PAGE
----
It can only be because of fate that Jack was stored in an airplane because it was then that he was on the same level as all of those helicopters in the airspace of life: his friends only respected him after he died, but only for a short while. Once that body was put to rest, they never forgave him for who he was.
Whoa holy shit I did say Jack Black didn't I?
Dammit I didn't sleep well last night, I'm getting my funny guys mixed up.
I meant to say "John Belushi"
Sorry both names start with the letter "J" and I was super tired...
Well they do kinda look alike and have similar humor.
I hope nobody from Hollywood is listening; the thought of Jack Black playing as John Belushi in a Belushi biography does not make a good picture in my mind... ugh why did I just picture that? ugh...
I saw this movie back in the day and had flash backs over the past few years, found it and watched it online. It is a great performance by an unknown future known actor and a weird script. Cinema Snob you are the coolest.
Forget GrossOut, Anthrophagus, Cannibal Holocaust...THIS is disturbing.
Seriously. There's like three reviews on this site I haven't rewatched out of disgust (I rewatch a lot just to hear Snob's sweet voice), and now this makes four. It's just too much. Too much tragedy mixed with bad writing and comedy bits? Ugh, time to go watch something lighthearted, like the review for Guyana: Cult of the Damned
Oh fucking fuck, autofill. Can, uh, can someone delete my comments please? So I can keep my email?
lol I almost did that myself once.
It's ok though dude, I doubt people will abuse your email in the time it takes for good ol brad to take care of the comment.
I'm conflicted. On the one hand this movie is horribly offensive and exploitive and as a John Belushi fan that really bothers me, but on the other hand Michael Chiklis is fantastic and there are some very well shot scenes in the film so I don't think I can call this film the worst...I still hate it but maybe I can say it's watchable
Jesus Christ. HAs Woodward coked out or something?
Ah, you're one of the few unlucky people who've reviewed this movie. There's a reason why only you, me and Morgan Leger reviewed this. It's one of the worst things ever. Not just in film quality, but the disrespect it shows to the genius of John Belushi.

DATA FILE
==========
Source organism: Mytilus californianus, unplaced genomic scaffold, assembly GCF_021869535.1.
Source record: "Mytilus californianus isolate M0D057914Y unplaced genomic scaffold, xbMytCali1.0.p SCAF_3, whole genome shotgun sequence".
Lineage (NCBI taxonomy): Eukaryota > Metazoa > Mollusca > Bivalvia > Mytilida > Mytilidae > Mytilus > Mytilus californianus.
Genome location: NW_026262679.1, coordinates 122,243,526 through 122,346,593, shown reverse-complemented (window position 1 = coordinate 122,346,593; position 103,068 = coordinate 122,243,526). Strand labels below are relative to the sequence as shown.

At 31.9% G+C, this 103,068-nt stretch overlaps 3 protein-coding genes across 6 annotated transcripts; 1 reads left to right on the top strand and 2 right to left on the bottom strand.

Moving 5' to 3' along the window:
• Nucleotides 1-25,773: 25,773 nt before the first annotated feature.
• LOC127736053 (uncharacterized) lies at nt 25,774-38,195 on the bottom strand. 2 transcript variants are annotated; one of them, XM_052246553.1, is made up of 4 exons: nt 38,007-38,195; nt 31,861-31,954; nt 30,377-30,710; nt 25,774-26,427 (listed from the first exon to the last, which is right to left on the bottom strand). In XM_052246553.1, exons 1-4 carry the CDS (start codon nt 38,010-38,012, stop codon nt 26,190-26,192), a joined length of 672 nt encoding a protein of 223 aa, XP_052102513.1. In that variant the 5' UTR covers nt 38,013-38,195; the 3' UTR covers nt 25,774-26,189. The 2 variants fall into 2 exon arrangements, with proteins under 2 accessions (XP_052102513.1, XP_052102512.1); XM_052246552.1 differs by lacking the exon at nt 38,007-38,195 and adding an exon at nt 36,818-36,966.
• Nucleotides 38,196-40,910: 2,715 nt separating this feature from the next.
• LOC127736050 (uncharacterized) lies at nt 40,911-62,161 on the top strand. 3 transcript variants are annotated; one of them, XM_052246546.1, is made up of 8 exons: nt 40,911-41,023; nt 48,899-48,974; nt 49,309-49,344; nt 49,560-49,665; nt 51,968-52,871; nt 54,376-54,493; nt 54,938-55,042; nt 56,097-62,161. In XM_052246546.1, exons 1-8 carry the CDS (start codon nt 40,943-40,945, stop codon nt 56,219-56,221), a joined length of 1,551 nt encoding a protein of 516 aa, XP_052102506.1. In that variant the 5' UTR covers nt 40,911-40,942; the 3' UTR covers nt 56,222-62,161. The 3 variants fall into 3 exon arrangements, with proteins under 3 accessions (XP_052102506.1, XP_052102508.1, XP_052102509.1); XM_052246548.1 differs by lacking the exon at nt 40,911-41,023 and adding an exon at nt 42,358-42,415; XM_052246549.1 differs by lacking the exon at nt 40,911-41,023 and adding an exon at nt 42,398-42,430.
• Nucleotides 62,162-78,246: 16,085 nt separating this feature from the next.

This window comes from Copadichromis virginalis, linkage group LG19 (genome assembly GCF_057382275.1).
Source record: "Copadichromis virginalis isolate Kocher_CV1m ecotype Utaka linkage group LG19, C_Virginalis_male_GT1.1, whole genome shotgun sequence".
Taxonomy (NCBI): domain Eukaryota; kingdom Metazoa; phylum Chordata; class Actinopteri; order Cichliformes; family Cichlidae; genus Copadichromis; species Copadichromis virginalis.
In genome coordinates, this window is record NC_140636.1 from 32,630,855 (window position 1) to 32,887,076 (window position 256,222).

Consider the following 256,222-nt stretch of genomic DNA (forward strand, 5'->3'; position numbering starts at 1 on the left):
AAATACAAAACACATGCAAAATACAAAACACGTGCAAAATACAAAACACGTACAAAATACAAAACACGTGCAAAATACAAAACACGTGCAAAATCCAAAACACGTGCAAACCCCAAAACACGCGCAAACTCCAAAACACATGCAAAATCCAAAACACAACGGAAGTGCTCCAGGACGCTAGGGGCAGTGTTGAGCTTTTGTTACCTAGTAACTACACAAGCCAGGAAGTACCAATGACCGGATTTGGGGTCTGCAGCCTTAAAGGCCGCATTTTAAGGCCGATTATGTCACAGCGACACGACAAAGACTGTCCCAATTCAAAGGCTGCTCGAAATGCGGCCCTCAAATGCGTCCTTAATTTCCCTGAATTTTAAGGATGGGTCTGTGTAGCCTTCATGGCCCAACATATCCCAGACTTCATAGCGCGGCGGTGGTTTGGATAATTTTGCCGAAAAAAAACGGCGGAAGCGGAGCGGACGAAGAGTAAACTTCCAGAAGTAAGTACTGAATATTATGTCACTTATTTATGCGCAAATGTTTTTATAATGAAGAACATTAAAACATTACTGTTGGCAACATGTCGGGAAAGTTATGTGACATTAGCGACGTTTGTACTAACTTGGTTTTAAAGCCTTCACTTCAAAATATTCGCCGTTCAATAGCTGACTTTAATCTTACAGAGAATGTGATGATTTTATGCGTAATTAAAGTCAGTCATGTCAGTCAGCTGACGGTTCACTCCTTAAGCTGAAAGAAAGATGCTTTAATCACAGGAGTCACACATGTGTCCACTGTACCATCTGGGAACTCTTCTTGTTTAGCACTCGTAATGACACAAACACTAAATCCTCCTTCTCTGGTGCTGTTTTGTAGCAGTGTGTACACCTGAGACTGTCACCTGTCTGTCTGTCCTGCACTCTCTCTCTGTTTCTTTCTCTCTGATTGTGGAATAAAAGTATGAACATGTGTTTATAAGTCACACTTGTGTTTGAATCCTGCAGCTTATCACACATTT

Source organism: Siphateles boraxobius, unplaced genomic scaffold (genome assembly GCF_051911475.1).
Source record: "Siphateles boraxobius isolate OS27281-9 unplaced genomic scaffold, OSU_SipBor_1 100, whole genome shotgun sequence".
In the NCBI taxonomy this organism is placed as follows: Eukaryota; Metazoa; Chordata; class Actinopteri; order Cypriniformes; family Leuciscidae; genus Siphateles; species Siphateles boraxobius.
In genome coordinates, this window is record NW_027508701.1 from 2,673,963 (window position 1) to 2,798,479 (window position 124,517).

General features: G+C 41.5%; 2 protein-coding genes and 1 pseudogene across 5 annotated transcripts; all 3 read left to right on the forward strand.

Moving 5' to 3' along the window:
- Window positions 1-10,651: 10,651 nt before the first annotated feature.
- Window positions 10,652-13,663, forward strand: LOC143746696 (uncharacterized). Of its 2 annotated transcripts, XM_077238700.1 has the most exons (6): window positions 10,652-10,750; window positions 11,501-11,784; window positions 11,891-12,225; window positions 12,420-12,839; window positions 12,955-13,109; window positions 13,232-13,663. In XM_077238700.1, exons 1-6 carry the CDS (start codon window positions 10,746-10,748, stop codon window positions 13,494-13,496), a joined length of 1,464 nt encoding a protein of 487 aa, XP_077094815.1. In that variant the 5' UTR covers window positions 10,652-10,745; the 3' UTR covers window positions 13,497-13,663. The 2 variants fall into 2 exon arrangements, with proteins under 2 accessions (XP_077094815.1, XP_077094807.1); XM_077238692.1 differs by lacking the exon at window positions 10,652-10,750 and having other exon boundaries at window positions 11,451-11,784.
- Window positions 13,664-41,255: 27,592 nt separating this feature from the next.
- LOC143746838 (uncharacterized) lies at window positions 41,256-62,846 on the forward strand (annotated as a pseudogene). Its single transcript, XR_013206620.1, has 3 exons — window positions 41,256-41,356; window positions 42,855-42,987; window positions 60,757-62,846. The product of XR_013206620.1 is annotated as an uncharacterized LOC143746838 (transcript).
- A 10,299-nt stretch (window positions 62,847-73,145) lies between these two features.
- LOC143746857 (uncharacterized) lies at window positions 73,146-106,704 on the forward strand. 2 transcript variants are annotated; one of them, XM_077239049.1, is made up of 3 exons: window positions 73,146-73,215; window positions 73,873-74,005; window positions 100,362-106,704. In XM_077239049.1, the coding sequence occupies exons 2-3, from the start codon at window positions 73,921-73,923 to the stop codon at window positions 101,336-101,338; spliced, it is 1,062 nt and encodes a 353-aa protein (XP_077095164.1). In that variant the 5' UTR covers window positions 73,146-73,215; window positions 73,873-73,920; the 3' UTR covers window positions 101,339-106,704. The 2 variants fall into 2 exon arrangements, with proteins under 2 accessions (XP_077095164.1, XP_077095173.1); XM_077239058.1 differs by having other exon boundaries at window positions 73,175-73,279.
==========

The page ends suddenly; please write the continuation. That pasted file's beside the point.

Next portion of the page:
Holy crap man, gotta say this is one of the most offensive films I've seen you review. Not personally of course, but just how much absolute disregard for any sort of respect for the actor and those close to him. What gets me is how one sided their angle is. Just focusing on how it was his fault for turning to drugs without really taking time to really explore all aspects of his life and what made his drug reliance develop is self righteous in the worst way possible. Oh well the great thing that did come from this film for me is I really want to dig into Belushi's actual story now.
You know, one would expect that a movie called "My Baby Is Black!" would be more offensive than a movie called "Wired"... but for some odd reason it's not.
1. I'm beginning to suspect that the people behind this movie have some kind of grudge against drugs.
2. WTF is this?! I've seen biopics about Hitler that had more respect for their main character <_<
Thanks for the review and saving me the trouble of watching my copy of Wired I happened upon years ago.
An interesting tidbit about this movie, when Peter Gabriel was originally asked by the studio to use In Your Eyes for Say Anything they accidentally sent him a copy of this movie to view instead. Gabriel watched the movie and said the drug use and dark tone bothered him but he still agreed to let it be used when the studio realized their mistake and sent him the right movie.
Bill Murray and John Landis both threatened to sue the filmmakers if their names were used in the film. Smart fucking move, guys!
The re-created/made-up sketches look like segments from Meet the Feebles. I'm half expecting a hippo with a machine gun to swing in and start mowing down fuckers.
I'm surprised that Neil Portnow, the president of the Recording Academy at the time of this comment, actually served as the music supervisor for this film.
honestly i enjoy the hell out of this film and yes i'm a big John Belushi fan, but when i 1st saw it was a kid, no i didn't believe it was a true bio or anything like that, i'm a big book reader and saying that i thought of this film as fiction and fantasty, and i wondered as a kid that is if that was possible if something like that could happen. much like i thought the same thing about scrooged could happen as well. as a kid i mean, i still enjoy the hell out of this movie for what it is, i think there are some facts in it, not many but some and i've been a huge Michael C. fan since though oddly i've never seen the shield for some reason. i do love the commish though.and actually back than he shaved his hair to look older for the role. i dunno how much he'd have now even though he still shaves it. but having said that i never thought of this film as fact at any age. i just used my imagination as a kid on what if it could have happend that way. knowing full well it of course didn't. and i've never read the book either.
It often feels like, watching this, that Chiklis was the only person in the film that treated John Belushi like a person who actually existed. Lived, died, and was mourned, and not just a fucking caricature.
Some of the older archived videos of 2009 were brought over from the youtube account before thecinemasnob.com was created, so please forgive the lesser video quality of such as some did not transfer well.